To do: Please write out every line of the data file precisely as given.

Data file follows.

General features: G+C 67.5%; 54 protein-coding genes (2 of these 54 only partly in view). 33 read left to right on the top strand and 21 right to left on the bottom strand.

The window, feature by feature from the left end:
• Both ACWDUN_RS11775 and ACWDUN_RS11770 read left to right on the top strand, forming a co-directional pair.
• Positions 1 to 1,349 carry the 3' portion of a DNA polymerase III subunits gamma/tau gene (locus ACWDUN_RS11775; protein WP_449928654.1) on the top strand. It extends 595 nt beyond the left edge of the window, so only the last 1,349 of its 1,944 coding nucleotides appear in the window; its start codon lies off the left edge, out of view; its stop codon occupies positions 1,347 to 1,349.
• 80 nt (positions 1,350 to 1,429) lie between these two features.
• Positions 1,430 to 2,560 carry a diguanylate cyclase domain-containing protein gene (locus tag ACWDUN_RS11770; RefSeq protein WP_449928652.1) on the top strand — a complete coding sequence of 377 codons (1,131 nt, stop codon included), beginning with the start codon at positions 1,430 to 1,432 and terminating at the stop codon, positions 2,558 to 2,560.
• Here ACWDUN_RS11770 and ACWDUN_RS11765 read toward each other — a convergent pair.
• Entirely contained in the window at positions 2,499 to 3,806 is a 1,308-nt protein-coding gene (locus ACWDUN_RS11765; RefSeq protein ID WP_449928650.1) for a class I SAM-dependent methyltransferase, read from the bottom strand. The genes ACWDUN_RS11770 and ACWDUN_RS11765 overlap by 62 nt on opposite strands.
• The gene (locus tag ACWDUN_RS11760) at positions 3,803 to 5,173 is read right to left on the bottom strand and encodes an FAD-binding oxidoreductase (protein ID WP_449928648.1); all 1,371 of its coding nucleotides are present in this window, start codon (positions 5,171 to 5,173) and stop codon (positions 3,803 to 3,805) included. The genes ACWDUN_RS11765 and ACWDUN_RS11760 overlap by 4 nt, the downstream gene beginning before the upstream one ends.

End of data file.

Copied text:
General features: G+C 67.5%; 54 protein-coding genes (2 of these 54 only partly in view). 33 read left to right on the top strand and 21 right to left on the bottom strand.

The window, feature by feature from the left end:
• Both ACWDUN_RS11775 and ACWDUN_RS11770 read left to right on the top strand, forming a co-directional pair.
• Positions 1 to 1,349 carry the 3' portion of a DNA polymerase III subunits gamma/tau gene (locus ACWDUN_RS11775; protein WP_449928654.1) on the top strand. It extends 595 nt beyond the left edge of the window, so only the last 1,349 of its 1,944 coding nucleotides appear in the window; its start codon lies off the left edge, out of view; its stop codon occupies positions 1,347 to 1,349.
• 80 nt (positions 1,350 to 1,429) lie between these two features.
• Positions 1,430 to 2,560 carry a diguanylate cyclase domain-containing protein gene (locus tag ACWDUN_RS11770; RefSeq protein WP_449928652.1) on the top strand — a complete coding sequence of 377 codons (1,131 nt, stop codon included), beginning with the start codon at positions 1,430 to 1,432 and terminating at the stop codon, positions 2,558 to 2,560.
• Here ACWDUN_RS11770 and ACWDUN_RS11765 read toward each other — a convergent pair.
• Entirely contained in the window at positions 2,499 to 3,806 is a 1,308-nt protein-coding gene (locus ACWDUN_RS11765; RefSeq protein ID WP_449928650.1) for a class I SAM-dependent methyltransferase, read from the bottom strand. The genes ACWDUN_RS11770 and ACWDUN_RS11765 overlap by 62 nt on opposite strands.
• The gene (locus tag ACWDUN_RS11760) at positions 3,803 to 5,173 is read right to left on the bottom strand and encodes an FAD-binding oxidoreductase (protein ID WP_449928648.1); all 1,371 of its coding nucleotides are present in this window, start codon (positions 5,171 to 5,173) and stop codon (positions 3,803 to 3,805) included. The genes ACWDUN_RS11765 and ACWDUN_RS11760 overlap by 4 nt, the downstream gene beginning before the upstream one ends.